“Data-driven decision-making” sounds good in theory; in practice, there can be a long road between having data and actually using it to drive decisions. While it’s up to each program to find ways to incorporate data back into daily practice, you’re not alone. All kinds of organizations across professional fields are grappling with similar problems: Once we collect data, how do we use it? As new frameworks, recommendations, and best practices for data-driven decision-making develop, our challenge as a field is to find ways to apply these paradigms within youth-serving programs.
We’ve collected some helpful articles to get you up to speed. As you read, start thinking about how these concepts relate to the values framework, logic model, or theory of change your program already uses to plan activities and guide your day-to-day work with young people. How can you use data collection and evaluation results to reinforce your program’s core values and activities?
How can we make data more meaningful? | The Guardian
How can we make evaluation meaningful for the young people we collect data from? This article describes creative projects that organizations and groups have used to make data collection engaging. We love this article because we believe strongly that data collection can be fun and relevant instead of a distraction or chore.
Make Learning Matter: Become a Learning Organization | The Balance
Just like young people, organizations have the best chance to succeed when they are continually growing and taking on new ways of thinking. This article introduces the concept of a learning organization and describes the basics of how those organizations operate. We like this article because it gives great ideas about how leaders can model these qualities to elicit growth among their staff.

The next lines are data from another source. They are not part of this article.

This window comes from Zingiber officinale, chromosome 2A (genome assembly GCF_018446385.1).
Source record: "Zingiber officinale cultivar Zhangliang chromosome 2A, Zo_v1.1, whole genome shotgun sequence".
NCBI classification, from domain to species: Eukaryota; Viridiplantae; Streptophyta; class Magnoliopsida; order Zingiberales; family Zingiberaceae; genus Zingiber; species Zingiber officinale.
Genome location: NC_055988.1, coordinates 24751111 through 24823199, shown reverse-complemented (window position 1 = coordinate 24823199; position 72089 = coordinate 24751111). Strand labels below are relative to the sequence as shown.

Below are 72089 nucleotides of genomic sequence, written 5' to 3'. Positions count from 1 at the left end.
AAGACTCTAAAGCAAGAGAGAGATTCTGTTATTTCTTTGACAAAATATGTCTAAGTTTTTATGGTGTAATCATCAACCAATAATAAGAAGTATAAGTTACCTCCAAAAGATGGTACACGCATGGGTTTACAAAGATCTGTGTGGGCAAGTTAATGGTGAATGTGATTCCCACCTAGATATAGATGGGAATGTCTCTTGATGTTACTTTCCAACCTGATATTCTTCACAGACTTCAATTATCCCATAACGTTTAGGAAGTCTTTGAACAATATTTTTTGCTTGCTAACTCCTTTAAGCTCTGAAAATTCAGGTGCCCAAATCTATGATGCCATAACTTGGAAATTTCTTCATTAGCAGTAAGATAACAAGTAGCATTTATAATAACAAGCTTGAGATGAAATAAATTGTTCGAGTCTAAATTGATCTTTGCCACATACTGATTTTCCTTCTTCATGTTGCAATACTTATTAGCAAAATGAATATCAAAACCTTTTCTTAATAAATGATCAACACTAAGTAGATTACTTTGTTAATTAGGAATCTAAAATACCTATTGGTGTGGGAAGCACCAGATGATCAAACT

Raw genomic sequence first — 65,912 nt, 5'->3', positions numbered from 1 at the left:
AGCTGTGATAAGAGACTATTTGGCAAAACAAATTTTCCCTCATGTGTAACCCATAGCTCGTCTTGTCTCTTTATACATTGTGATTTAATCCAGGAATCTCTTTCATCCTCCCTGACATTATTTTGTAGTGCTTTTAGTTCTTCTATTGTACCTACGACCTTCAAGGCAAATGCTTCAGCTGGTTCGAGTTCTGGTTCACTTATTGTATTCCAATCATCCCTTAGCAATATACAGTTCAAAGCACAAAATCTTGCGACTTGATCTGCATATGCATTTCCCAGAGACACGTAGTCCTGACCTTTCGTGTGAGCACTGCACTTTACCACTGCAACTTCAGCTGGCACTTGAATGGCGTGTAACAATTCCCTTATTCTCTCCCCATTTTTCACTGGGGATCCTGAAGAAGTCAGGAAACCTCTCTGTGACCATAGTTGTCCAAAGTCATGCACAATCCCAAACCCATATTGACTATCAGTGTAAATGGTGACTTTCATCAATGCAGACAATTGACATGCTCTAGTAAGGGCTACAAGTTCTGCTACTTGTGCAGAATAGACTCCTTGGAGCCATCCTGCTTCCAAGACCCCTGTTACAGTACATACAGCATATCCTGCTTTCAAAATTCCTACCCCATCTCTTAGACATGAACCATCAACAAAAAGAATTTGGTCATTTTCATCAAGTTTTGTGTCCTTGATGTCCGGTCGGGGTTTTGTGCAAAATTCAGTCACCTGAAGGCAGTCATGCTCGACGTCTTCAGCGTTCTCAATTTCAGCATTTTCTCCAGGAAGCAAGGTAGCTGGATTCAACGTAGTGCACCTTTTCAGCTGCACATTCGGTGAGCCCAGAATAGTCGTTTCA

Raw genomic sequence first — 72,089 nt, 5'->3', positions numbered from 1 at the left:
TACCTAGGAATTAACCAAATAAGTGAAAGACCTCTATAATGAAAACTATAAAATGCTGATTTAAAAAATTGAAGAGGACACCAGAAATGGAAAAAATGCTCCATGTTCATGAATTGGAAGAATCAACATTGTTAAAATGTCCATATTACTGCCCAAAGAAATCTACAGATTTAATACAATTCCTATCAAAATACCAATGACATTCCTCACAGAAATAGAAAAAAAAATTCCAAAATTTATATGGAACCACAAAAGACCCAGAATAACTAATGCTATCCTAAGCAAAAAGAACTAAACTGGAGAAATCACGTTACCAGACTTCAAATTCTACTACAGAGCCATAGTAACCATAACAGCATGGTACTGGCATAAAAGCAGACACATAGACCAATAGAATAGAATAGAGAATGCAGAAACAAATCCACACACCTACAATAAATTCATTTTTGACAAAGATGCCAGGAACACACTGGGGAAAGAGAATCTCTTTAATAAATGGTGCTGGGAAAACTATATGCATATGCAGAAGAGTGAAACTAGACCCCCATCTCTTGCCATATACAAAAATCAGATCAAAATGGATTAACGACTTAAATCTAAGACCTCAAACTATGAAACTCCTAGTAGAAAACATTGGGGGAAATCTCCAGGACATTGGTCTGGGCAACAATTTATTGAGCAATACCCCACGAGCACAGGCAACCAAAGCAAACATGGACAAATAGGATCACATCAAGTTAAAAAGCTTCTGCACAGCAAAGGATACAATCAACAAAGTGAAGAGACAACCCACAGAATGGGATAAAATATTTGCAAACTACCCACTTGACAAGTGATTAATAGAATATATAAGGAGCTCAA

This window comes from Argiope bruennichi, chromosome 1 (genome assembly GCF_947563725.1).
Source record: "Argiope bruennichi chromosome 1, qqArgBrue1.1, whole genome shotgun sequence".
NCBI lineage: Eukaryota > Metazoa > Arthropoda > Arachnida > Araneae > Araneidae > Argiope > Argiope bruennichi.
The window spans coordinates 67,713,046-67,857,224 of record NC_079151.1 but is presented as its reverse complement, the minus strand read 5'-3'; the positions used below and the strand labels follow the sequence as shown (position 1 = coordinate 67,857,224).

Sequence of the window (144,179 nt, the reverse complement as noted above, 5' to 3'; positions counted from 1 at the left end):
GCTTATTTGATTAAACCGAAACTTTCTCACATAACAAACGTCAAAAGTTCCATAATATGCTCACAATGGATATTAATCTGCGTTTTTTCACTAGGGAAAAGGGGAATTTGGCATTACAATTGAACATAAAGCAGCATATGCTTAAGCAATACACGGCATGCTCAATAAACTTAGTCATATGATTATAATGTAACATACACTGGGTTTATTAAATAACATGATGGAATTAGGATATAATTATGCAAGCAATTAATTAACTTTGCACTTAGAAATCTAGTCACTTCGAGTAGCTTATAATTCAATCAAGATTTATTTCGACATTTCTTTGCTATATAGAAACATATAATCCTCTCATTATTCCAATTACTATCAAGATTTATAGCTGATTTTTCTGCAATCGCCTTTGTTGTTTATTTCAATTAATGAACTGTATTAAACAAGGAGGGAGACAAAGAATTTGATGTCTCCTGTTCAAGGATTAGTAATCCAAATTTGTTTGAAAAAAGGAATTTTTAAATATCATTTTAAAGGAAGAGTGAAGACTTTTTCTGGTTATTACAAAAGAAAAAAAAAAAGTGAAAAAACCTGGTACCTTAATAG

Is Yours a Learning Organization? | Harvard Business Review
How can you tell if your organization is a learning organization? This article describes a learning organization from the staff perspective, so you can compare it to your own experience and think about the kinds of changes you might want to make. We like how practical the suggestions for leadership are.
Continual Learners And Learning Organizations | Forbes
The demand of serving young people can leave little time for organizations to nurture their most important asset: their staff! This article provides four specific ways to support the continual learner. We love the this article because the straightforward tips for leadership can be put into practice immediately.
Collective Impact | Stanford Social Innovation Review
This article highlights common elements of particularly effective collaborative efforts to address complicated social challenges and suggests the name “collective impact” for this type of initiative. The authors outline five elements of collective impact initiatives that differ from less structured collaboration. We love this article because its definition of a “shared measurement system” complements our own vision of what Hello Insight is and can become.